Systems of Oppression
The term "systems of oppression" helps us better identify inequity by calling attention to the historical and organized patterns of mistreatment. In the United States, systems of oppression (like systemic racism) are woven into the very foundation of American culture, society, and laws. Other examples of systems of oppression are sexism, heterosexism, ableism, classism, ageism, and anti-Semitism. Society's institutions, such as government, education, and culture, all contribute or reinforce the oppression of marginalized social groups while elevating dominant social groups.
A social identity is both internally constructed and externally applied, occurring simultaneously. Educators from oneTILT define social identity as having these three characteristics:
Exists (or is consistently used) to bestow power, benefits, or disadvantage.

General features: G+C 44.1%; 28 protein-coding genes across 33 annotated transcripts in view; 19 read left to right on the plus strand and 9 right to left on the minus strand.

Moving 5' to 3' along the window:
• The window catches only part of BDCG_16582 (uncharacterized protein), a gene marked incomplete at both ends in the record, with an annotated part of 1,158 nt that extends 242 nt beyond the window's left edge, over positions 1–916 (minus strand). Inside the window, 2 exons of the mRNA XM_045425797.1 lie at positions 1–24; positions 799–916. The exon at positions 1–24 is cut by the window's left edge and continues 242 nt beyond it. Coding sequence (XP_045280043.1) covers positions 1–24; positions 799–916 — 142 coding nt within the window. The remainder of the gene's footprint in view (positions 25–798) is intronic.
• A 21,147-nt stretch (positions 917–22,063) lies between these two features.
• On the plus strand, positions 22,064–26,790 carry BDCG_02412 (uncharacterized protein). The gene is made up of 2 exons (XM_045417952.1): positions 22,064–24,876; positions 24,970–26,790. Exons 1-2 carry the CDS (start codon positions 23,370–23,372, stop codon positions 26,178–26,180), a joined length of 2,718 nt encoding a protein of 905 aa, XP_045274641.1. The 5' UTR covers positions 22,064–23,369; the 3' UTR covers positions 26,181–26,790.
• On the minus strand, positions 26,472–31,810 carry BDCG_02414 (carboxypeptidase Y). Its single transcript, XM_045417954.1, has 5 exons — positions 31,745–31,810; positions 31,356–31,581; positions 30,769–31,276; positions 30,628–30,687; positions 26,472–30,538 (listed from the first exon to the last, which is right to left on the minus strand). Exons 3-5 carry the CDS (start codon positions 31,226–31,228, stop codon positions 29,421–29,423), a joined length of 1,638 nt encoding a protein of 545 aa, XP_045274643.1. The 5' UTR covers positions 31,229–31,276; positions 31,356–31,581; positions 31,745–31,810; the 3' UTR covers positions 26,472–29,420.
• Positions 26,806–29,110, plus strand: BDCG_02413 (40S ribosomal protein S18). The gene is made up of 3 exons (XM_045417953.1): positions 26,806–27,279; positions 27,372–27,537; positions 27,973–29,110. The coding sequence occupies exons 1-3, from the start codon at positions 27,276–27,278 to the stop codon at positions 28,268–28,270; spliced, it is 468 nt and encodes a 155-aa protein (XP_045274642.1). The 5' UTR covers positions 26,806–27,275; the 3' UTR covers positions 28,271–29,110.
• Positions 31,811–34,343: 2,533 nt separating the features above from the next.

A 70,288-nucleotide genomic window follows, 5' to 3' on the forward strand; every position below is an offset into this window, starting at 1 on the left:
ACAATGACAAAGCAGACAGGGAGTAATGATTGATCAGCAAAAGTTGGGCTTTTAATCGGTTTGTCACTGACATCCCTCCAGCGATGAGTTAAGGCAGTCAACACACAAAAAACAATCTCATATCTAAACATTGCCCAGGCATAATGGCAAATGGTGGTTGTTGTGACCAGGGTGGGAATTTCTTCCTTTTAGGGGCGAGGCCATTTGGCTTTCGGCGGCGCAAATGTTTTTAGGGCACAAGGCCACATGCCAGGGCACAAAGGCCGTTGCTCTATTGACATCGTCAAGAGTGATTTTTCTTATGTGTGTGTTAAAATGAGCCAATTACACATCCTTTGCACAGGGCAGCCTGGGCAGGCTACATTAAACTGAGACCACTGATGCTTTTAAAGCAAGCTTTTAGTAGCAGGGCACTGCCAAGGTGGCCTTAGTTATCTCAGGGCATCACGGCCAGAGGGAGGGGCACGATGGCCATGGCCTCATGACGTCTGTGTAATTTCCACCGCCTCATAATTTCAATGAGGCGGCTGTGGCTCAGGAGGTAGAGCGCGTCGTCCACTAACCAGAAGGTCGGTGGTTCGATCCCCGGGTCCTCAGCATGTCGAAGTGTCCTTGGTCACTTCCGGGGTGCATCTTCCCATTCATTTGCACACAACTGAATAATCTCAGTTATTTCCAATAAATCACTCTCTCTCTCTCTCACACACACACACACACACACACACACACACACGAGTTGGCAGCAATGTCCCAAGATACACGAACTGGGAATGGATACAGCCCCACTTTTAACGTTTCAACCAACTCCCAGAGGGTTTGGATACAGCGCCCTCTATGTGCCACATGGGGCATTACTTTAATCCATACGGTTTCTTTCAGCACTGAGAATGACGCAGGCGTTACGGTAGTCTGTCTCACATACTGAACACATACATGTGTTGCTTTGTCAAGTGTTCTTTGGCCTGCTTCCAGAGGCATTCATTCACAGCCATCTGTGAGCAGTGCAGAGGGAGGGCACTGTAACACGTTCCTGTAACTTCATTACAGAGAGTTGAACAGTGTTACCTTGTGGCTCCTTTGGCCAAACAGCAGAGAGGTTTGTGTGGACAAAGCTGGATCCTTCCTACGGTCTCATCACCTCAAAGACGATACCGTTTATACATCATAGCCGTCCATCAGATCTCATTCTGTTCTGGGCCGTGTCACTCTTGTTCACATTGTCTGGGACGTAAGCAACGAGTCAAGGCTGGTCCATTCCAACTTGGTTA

Is used to explain differences in outcomes, effort, or ability.
Is immutable or otherwise sticky (difficult, costly, or dangerous) to change.
It can be difficult to understand the relationships between social groups, privilege, and oppression. For this reason, sociologists have developed tools like The Matrix of Oppression (below) to help us more clearly see and think through how different social groups experience American society. Tools like this remind us that although we all live in one America, our individual experiences can be profoundly different.